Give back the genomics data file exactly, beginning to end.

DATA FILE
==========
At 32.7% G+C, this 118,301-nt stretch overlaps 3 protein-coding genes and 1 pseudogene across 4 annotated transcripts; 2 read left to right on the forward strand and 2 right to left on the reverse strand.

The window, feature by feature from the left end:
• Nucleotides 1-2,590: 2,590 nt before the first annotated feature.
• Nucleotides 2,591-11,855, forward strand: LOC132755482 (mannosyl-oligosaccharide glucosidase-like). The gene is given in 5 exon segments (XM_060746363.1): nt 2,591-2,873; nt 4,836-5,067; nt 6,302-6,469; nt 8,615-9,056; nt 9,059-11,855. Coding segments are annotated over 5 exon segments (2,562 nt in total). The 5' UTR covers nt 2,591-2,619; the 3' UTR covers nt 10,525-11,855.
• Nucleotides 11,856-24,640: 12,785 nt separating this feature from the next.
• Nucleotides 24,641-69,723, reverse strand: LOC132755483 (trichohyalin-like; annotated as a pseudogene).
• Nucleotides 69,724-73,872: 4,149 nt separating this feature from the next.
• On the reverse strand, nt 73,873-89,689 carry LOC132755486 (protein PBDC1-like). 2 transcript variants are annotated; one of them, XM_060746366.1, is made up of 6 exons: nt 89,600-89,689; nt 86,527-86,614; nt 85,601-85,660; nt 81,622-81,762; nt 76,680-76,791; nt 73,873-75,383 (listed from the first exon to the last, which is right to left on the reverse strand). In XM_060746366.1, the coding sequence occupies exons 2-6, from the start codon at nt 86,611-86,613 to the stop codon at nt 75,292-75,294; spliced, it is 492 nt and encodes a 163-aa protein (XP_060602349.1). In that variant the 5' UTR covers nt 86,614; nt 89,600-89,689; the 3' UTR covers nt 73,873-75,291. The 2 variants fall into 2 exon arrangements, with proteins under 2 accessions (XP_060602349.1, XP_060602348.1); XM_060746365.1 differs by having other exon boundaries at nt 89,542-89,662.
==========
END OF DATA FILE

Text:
At 32.7% G+C, this 118,301-nt stretch overlaps 3 protein-coding genes and 1 pseudogene across 4 annotated transcripts; 2 read left to right on the forward strand and 2 right to left on the reverse strand.

The window, feature by feature from the left end:
• Nucleotides 1-2,590: 2,590 nt before the first annotated feature.
• Nucleotides 2,591-11,855, forward strand: LOC132755482 (mannosyl-oligosaccharide glucosidase-like). The gene is given in 5 exon segments (XM_060746363.1): nt 2,591-2,873; nt 4,836-5,067; nt 6,302-6,469; nt 8,615-9,056; nt 9,059-11,855. Coding segments are annotated over 5 exon segments (2,562 nt in total). The 5' UTR covers nt 2,591-2,619; the 3' UTR covers nt 10,525-11,855.
• Nucleotides 11,856-24,640: 12,785 nt separating this feature from the next.
• Nucleotides 24,641-69,723, reverse strand: LOC132755483 (trichohyalin-like; annotated as a pseudogene).
• Nucleotides 69,724-73,872: 4,149 nt separating this feature from the next.
• On the reverse strand, nt 73,873-89,689 carry LOC132755486 (protein PBDC1-like). 2 transcript variants are annotated; one of them, XM_060746366.1, is made up of 6 exons: nt 89,600-89,689; nt 86,527-86,614; nt 85,601-85,660; nt 81,622-81,762; nt 76,680-76,791; nt 73,873-75,383 (listed from the first exon to the last, which is right to left on the reverse strand). In XM_060746366.1, the coding sequence occupies exons 2-6, from the start codon at nt 86,611-86,613 to the stop codon at nt 75,292-75,294; spliced, it is 492 nt and encodes a 163-aa protein (XP_060602349.1). In that variant the 5' UTR covers nt 86,614; nt 89,600-89,689; the 3' UTR covers nt 73,873-75,291. The 2 variants fall into 2 exon arrangements, with proteins under 2 accessions (XP_060602349.1, XP_060602348.1); XM_060746365.1 differs by having other exon boundaries at nt 89,542-89,662.